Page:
Archive for April, 2012

Studies Reignite Mammography Debate For Middle-Aged Women

This story comes from our partner ‘s Shots blog.

Should women in their 40s routinely get mammograms to detect breast cancer?

Two studies released Monday aim to help resolve that question, which is one of the most intense debates in women’s health. The studies identify which women in their 40s are most likely to benefit from routine mammograms.

For years, the mantra was that regular mammograms save lives. So many people were stunned in 2009 when an influential panel of experts questioned that assumption.

The U.S. Preventive Services Task Force recommended against all women in their 40s getting a mammogram every year or two.

“The benefit of mammography in the 40s is not as large as it is later in life and is not as large as most people assume it to be. And there are some harms associated with mammography,” said Michael L. LeFevre of the University of Missouri School of Medicine, a task force member.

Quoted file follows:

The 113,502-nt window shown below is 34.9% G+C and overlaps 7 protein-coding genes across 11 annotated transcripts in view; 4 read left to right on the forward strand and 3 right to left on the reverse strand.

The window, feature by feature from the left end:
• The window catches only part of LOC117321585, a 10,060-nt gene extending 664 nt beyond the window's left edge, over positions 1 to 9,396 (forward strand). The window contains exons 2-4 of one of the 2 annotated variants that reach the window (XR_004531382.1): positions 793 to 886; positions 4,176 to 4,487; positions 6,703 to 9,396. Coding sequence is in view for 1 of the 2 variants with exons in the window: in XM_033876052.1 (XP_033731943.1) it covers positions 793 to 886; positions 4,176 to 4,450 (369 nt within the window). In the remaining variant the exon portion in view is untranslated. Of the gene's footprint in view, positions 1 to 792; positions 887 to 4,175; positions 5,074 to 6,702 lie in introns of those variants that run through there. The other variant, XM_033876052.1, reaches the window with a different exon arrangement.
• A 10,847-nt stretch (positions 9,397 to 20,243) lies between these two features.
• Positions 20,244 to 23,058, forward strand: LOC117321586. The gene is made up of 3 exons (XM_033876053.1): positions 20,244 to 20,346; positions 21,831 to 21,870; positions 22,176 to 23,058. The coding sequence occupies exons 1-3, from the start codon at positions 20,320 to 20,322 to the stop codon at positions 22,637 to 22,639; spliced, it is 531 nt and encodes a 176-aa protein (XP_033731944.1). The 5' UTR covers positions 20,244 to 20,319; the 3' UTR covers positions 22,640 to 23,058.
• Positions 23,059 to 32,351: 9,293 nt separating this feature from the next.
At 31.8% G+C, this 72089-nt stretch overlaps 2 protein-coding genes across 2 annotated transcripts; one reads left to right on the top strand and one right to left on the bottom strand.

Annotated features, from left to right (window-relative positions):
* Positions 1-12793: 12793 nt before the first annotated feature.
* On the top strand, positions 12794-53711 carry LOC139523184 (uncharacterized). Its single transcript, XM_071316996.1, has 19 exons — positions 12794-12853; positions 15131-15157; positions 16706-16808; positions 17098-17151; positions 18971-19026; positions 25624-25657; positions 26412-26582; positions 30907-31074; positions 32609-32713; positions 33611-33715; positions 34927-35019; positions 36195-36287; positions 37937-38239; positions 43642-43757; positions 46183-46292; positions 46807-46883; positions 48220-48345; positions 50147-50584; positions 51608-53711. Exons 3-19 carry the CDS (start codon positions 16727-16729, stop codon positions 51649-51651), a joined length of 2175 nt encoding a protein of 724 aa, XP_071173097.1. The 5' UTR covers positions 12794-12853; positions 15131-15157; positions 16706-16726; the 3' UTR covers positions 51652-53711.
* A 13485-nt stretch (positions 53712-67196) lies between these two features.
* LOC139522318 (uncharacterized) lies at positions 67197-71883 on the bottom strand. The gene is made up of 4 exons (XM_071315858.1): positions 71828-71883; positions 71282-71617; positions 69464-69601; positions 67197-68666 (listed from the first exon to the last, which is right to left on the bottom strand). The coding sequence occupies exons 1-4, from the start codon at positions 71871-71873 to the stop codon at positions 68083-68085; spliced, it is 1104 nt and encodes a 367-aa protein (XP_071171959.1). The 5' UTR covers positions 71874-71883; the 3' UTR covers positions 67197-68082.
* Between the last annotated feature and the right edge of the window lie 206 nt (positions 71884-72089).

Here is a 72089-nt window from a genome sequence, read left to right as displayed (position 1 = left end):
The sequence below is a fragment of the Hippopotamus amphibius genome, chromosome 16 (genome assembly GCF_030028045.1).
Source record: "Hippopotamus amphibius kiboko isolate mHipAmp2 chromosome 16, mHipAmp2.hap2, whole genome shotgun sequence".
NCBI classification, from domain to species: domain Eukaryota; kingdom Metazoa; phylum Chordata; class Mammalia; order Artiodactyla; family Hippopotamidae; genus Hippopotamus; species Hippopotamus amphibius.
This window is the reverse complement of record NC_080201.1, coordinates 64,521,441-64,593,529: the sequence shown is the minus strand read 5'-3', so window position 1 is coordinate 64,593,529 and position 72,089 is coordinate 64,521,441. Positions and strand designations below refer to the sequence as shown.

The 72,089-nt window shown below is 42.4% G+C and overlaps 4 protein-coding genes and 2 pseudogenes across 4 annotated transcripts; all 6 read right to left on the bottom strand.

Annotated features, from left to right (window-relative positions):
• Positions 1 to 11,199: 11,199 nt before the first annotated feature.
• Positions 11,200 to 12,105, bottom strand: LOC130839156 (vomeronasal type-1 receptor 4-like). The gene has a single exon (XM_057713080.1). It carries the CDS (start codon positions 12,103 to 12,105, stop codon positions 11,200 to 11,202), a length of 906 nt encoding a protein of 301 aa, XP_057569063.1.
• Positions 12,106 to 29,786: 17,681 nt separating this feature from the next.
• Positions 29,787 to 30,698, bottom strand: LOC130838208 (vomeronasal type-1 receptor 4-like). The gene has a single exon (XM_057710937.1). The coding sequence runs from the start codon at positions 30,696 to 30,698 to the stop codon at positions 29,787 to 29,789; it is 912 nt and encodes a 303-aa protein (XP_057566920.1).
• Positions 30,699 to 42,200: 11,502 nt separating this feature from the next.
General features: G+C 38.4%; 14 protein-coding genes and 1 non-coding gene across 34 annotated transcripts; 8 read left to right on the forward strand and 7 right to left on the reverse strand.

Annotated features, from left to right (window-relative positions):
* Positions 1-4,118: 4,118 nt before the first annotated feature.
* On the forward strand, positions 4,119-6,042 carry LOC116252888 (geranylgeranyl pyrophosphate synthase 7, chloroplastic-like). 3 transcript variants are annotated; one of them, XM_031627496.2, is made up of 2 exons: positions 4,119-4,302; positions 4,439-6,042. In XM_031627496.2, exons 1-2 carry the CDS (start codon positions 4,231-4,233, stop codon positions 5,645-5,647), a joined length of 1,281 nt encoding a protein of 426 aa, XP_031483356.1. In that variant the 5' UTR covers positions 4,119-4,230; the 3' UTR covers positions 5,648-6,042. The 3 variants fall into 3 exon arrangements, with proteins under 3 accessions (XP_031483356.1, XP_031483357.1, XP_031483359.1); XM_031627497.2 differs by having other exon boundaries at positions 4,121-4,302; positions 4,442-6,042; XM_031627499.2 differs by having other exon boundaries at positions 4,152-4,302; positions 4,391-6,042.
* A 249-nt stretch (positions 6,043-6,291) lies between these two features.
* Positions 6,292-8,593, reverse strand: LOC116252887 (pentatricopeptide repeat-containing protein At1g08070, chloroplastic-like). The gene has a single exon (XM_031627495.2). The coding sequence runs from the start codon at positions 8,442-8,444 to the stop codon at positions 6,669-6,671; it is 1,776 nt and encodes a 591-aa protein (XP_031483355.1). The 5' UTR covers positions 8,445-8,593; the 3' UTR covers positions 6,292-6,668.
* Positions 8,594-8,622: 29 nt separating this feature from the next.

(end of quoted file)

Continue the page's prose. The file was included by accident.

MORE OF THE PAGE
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Monday, April 30th, 2012

What Is The Future Of Health Care? Watson Has An Answer

IBM’s Watson frequently had the right answer when the supercomputer competed on Jeopardy last year. Now, the nation’s second largest health insurer is hoping it will have the right diagnosis and treatment for patients.

Photo by IBM

Representatives from IBM and Wellpoint discussed their developing partnership at a Friday Capitol Hill event. The tech company aims to make Watson useful to the health care industry, and Wellpoint believes it can help doctors practice evidence-based medicine.

The actual how-to part is still being worked out, but Watson could, for example, provide a list of likely diagnoses, or a list of potential treatments, when given a list of symptoms. Physicians and patients would remain in charge of any decisions, but Watson does have “the potential to transform health care delivery,” said Elizabeth Bingham, WellPoint’s vice president of health IT strategy.

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Monday, April 30th, 2012